So when Cline and other parents who have watched their children grow up playing soccer learned about North Carolina Youth Soccer’s Olympic Development Program, a path leading to regional and national soccer training, they got excited.
“We feel like it’s a big deal,” said Cline, who is president of the Swain Youth Soccer Association. The training camp in Bryson City, which kicked off in December, now gives players the chance to improve their game with guidance from college coaches.
It’s a new opportunity for soccer players in Western North Carolina, but in the state — and nation — as a whole, it’s nothing new. U.S. Youth Soccer started the national program to give talented teenage players the exposure they need to rise through the ranks. The ultimate goal? Ascending to the national spotlight for a chance to earn a spot on the U.S. Olympic team.
And bringing the camp to Bryson City could also heighten enthusiasm for soccer, allowing its appeal to compare to that of football.
The organization runs training camps in cities in central and eastern North Carolina every year; before December, the closest one was held in Statesville.
“The whole big thing about this is one word, really — the Olympics,” Cline said. “There’s a lot of excitement over it.”
That statement rang true at tryouts. At the Dec. 15 event, 41 players showed up to the Parks and Recreation Department to display their best moves before an audience of local and regional college soccer coaches.
“It went well,” Cline said. “We had a variety of age groups.”
Students ranged in age from 9 to 17, and all 41 of them spent the day training with local coaches during the first of six sessions scheduled between December and April. Players who demonstrate exceptional skills there could earn the chance to train with even higher-level coaches and players at state, regional and national trainings.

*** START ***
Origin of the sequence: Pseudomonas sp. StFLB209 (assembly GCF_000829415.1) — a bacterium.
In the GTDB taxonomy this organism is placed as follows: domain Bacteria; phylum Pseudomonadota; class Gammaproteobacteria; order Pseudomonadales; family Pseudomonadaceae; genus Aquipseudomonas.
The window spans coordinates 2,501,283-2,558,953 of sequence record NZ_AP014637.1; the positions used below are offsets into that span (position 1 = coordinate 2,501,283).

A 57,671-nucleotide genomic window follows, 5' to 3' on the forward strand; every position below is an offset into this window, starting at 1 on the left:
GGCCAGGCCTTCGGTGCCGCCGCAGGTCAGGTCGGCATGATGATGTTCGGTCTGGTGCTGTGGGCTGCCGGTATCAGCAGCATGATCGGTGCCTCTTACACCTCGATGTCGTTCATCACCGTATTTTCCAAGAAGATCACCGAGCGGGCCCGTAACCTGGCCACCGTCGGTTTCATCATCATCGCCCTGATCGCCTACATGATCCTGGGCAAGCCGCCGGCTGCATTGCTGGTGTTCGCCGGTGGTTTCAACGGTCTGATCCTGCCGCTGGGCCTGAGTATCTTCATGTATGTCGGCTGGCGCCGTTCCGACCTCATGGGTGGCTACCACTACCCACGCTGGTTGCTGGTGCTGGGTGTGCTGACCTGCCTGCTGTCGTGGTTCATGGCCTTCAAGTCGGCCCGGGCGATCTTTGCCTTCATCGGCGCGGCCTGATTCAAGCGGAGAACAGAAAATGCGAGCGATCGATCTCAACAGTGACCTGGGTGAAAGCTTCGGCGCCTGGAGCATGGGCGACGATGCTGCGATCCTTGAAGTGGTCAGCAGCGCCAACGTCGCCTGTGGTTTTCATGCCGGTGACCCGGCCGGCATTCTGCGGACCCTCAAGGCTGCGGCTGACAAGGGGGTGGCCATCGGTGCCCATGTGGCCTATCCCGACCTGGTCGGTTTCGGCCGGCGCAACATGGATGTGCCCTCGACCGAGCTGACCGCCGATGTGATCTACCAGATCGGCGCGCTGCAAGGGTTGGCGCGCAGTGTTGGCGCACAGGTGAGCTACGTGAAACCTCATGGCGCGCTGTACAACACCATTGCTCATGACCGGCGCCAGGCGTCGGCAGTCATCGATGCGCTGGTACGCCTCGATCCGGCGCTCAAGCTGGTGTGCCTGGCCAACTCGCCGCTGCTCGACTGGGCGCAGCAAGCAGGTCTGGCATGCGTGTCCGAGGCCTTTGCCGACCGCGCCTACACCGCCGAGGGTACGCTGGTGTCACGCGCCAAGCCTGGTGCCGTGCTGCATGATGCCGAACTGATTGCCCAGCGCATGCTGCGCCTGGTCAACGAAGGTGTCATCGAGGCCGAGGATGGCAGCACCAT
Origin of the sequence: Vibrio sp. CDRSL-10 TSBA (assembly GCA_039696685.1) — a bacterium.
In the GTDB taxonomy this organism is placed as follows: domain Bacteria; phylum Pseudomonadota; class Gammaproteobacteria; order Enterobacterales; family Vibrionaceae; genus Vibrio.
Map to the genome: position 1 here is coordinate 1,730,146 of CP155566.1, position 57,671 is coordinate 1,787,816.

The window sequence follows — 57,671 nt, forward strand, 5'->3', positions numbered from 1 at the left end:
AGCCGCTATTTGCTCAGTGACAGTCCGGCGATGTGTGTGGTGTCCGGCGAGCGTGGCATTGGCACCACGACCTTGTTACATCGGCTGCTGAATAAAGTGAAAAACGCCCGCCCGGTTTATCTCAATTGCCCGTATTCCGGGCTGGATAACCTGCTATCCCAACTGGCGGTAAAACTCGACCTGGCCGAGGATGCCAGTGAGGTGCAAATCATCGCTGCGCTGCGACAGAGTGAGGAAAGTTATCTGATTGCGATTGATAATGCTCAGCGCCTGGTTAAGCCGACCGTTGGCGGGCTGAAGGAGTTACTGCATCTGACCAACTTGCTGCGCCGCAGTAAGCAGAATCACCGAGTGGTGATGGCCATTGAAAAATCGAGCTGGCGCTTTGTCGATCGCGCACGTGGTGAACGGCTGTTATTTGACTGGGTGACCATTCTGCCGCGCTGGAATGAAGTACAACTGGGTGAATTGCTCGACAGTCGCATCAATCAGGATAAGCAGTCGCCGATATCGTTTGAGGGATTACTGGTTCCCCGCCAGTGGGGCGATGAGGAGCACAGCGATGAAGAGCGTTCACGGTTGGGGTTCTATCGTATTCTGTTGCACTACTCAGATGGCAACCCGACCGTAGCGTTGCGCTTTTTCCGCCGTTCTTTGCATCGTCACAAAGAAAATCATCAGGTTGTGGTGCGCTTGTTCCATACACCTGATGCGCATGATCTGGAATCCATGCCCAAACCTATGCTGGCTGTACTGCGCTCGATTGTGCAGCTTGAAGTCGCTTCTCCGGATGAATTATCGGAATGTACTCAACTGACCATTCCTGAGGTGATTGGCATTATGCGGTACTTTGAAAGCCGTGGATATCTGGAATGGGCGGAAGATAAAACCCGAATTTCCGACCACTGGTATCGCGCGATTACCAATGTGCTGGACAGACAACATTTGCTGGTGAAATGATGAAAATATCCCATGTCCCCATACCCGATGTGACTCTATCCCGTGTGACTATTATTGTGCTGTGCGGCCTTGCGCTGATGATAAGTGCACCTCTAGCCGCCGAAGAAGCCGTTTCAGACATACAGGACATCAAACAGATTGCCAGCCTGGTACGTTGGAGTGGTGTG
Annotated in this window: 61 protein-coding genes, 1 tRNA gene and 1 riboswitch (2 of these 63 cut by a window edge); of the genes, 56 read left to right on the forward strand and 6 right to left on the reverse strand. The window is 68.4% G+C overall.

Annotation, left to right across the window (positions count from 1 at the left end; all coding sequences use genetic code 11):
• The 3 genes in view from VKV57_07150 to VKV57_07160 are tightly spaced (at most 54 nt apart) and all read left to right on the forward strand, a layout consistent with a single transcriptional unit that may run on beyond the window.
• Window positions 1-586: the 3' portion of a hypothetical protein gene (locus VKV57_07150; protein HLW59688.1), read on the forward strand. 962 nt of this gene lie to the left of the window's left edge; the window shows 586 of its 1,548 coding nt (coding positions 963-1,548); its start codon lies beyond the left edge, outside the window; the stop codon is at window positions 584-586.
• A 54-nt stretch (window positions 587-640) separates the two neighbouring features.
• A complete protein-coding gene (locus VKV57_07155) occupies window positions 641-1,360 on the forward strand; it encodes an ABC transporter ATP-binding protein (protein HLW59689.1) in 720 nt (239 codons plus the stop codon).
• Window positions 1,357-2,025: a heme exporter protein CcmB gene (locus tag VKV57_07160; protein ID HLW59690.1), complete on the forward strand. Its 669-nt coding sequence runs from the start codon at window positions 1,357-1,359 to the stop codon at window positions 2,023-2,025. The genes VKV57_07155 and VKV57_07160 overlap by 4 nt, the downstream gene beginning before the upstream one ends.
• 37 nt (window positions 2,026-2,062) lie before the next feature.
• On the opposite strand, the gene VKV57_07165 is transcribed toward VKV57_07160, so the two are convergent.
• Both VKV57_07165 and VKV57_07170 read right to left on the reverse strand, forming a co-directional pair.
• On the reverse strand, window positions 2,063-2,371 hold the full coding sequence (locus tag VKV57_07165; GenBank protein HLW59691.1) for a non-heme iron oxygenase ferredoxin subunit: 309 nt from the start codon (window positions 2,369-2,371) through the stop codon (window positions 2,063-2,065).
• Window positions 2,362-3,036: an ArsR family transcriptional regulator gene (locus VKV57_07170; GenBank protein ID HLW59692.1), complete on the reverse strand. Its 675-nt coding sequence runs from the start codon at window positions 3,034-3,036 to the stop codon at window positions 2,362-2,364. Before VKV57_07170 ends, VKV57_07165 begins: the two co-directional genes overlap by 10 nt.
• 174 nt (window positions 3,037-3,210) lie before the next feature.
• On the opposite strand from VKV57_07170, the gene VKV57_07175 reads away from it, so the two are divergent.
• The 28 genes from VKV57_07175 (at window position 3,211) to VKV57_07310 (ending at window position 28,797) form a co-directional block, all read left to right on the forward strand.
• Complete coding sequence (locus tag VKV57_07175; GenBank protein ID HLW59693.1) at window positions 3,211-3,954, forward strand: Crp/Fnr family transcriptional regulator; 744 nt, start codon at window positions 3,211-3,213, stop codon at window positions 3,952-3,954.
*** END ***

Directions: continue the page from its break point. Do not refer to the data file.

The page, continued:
“Either way they’re going to have college-level coaches, but it could be national-level coaches if they make it to the very end,” Cline said.
Having the potential for that kind of experience is huge for young players, Cline said.
“The biggest benefit is (other participating) players will be high-caliber and have that exposure to college coaches,” he said.
It is impossible to predict whether any soccer player here will ascend to the highest tiers, of course. But regardless of the final outcome, the training camp grants opportunity by gathering what local soccer coaches and enthusiasts say is a notable amount of young talent scattered across the mountains.
“Around here, you don’t have that much opportunity to play against really good players,” said Jack Gray, whose 9-year-old son, Matthew, earned a recommendation from his coach to try out for the training camp.
The camp provides that opportunity, as well as the distant possibility of fame and fortune that some young players — and their parents — find appealing.
“No one imagined that something like this was possible,” Gray said.